Apple: Reported iOS 5 iMessage Bug On iPhone Is Not A Bug

Yesterday, we reported on the news that a young Apple customer began inadvertently receiving the iMessages of an Apple employee from the Genius Bar, after said Genius placed his own SIM card into the boy’s device during the healing process.

iMessage somehow detected and connected with the SIM, allowing these messages to continually be filtered through, whilst the unsuspecting genius – ironically named Wiz – continued to share his private correspondence with a minor after he’d left the Apple retail store.

Messages icon iPhone

Apple has today come out and noted the employee did not follow correct protocol. No kidding. Fruit company representative Natalie Harrison also indirectly denied a flaw in the iOS 5 make up.

Speaking with The Loop, she stated:

“This was an extremely rare situation that occurred when a retail employee did not follow the correct service procedure and used their personal SIM to help a customer who did not have a working SIM . . . This resulted in a temporary situation that has since been resolved by the employee.”

So, the story of Wiz the Genius and Young Boy Apple can be put to rest, but how do we know such situations won’t reoccur in future? How can we be sure that when we box our old iPhone and send it off to Never Never Land via eBay, that our private iMessages aren’t being transported as well?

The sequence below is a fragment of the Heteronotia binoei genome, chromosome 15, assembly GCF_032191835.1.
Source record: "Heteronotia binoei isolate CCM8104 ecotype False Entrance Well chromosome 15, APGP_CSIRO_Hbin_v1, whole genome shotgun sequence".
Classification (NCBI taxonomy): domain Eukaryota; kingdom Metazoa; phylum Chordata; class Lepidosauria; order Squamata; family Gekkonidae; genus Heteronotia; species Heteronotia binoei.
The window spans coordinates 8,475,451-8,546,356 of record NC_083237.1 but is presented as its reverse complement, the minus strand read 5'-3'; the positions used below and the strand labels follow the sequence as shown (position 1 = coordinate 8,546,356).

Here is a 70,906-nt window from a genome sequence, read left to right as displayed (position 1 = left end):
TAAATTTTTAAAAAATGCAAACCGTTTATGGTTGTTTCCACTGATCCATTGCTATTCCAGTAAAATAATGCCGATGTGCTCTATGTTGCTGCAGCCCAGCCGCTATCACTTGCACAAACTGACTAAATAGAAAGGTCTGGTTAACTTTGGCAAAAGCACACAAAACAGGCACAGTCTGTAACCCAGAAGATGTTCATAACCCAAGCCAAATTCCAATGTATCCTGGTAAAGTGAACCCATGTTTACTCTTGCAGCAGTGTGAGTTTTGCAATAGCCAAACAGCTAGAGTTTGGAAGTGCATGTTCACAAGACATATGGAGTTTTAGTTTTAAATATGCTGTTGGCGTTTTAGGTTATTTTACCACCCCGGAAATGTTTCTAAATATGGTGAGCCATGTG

iPhone iMessage

It seems Harrison has simply told us the employee was in the wrong, and that he would possibly have got a slap on the wrist as a consequence. But that doesn’t mean the incident couldn’t happen again if, as demonstrated, iMessage is in close contact with the SIM despite not actually needing a SIM in order to function. Its somewhat strange in our opinion that Apple does not find the bug as a ‘bug’. Whatever the case may be, we’re sure an iOS update is in the pipeline to fix it.

What do you guys make of all this; is Apple showing its lackadaisical side once again, or is this merely an isolated incident offering no real cause for concern? Leave your thoughts via our Facebook or Google+ pages.

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